She moved to the 41st district more than 20 years ago. Since then, she has worked as an engineer and project manager with a career that spans the automotive, financial, and IT industries. Throughout her life, she has sought to bring people together to solve problems in the professional world and this desire also transcended into the community.

Padma is nothing short of a true civic leader, serving the Bharatiya Temple of Metropolitan Detroit since moving to Detroit. She volunteered with the PTA throughout her children’s K-12 education (she has a son and a daughter).

She founded the Troy-area Interfaith Group, created to bring people of all faiths together, and supported other community organizations that provided services. She was appointed to the City of Troy’s Planning Commission and has served on multiple advisory boards and committees there starting in 2002. She served the Hindu community nationally by advocating on issues with the Hindu American Foundation and was involved with both the Hindu American Seva Charities and the Hindu Mandir Executives Conference in leadership roles.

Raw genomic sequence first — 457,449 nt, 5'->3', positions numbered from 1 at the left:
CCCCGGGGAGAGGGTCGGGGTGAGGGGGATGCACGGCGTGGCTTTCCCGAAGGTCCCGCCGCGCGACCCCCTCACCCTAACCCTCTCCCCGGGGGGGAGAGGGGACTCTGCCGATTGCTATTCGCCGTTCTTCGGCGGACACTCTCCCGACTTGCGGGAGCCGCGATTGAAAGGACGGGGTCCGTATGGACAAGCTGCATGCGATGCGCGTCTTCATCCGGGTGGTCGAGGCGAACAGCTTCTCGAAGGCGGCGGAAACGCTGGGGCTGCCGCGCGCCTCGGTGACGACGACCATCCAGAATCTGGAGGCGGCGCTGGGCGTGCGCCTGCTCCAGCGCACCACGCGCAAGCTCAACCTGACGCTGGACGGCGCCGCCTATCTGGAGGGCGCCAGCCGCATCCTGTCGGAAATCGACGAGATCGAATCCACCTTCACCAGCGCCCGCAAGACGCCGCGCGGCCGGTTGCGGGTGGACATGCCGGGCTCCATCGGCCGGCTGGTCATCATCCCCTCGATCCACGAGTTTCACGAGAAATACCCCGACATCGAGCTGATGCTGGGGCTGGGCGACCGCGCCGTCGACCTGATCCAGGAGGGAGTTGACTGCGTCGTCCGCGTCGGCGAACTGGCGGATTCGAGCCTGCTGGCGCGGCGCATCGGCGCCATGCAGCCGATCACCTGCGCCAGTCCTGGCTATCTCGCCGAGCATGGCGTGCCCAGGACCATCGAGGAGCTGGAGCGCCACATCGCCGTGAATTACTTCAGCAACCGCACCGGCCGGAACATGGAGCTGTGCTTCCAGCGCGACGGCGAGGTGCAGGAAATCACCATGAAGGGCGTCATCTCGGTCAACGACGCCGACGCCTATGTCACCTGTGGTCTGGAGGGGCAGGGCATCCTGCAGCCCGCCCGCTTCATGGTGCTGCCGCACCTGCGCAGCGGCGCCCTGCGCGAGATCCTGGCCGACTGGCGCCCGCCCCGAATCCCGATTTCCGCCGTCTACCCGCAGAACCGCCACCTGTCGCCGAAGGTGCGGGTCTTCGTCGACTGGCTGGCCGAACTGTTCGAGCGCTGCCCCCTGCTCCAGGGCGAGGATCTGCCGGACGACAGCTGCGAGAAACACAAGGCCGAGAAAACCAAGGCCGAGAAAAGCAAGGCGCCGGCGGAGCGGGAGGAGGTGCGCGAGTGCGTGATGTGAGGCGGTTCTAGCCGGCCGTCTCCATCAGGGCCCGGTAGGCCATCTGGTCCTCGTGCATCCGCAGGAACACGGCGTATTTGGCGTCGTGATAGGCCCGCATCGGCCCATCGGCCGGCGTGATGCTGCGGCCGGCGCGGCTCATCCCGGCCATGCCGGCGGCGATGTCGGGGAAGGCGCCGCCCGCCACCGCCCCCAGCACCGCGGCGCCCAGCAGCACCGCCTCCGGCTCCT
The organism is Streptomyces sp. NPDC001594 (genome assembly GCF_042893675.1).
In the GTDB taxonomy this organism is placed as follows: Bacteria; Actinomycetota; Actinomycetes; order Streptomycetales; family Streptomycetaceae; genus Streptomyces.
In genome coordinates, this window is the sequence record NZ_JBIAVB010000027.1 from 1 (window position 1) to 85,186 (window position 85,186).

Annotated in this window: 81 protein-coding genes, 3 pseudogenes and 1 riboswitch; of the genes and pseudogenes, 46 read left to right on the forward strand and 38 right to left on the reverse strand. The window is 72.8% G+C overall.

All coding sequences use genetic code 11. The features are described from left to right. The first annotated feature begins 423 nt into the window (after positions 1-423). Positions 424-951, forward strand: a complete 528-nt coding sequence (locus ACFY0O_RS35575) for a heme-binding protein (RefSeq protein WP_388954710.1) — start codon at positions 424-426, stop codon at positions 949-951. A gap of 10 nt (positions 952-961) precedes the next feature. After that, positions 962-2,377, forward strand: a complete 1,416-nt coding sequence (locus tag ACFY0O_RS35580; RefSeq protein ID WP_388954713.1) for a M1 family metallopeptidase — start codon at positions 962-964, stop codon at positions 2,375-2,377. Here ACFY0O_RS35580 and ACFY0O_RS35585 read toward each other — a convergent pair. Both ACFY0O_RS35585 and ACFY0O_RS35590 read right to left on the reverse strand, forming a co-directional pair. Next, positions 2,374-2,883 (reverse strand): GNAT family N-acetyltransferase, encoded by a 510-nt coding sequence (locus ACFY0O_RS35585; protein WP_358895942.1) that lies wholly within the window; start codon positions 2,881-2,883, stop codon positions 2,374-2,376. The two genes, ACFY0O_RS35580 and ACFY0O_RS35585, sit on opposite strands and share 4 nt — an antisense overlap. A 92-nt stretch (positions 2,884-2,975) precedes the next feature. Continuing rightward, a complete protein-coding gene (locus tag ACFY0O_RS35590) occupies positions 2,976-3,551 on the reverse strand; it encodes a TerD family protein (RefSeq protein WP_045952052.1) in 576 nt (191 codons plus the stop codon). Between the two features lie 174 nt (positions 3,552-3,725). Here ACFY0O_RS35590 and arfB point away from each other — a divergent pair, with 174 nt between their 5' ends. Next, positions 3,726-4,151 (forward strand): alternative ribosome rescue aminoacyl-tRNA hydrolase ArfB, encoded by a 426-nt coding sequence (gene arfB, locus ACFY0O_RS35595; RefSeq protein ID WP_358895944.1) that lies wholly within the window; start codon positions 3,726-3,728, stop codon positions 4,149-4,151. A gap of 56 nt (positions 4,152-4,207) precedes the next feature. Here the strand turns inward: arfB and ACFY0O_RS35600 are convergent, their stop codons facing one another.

She also volunteered with various Indian community organizations when her kids were young, to keep them in touch with their Telugu culture, including Troy Telugu Association, Nadopasana and in various classical arts and music through the Hindu Temple Rhythms programs, and the Great Lakes Aradhana Committee. Whether at a temple, a Indian organization, an interfaith event or at a mainstream American event, she showcased her love of saris and her wonderful collection of handloom and traditional silk saris.  She even took the oath to her office in a wonderfully traditional blue silk sari, with her right hand on The Bhagavad Gita!!!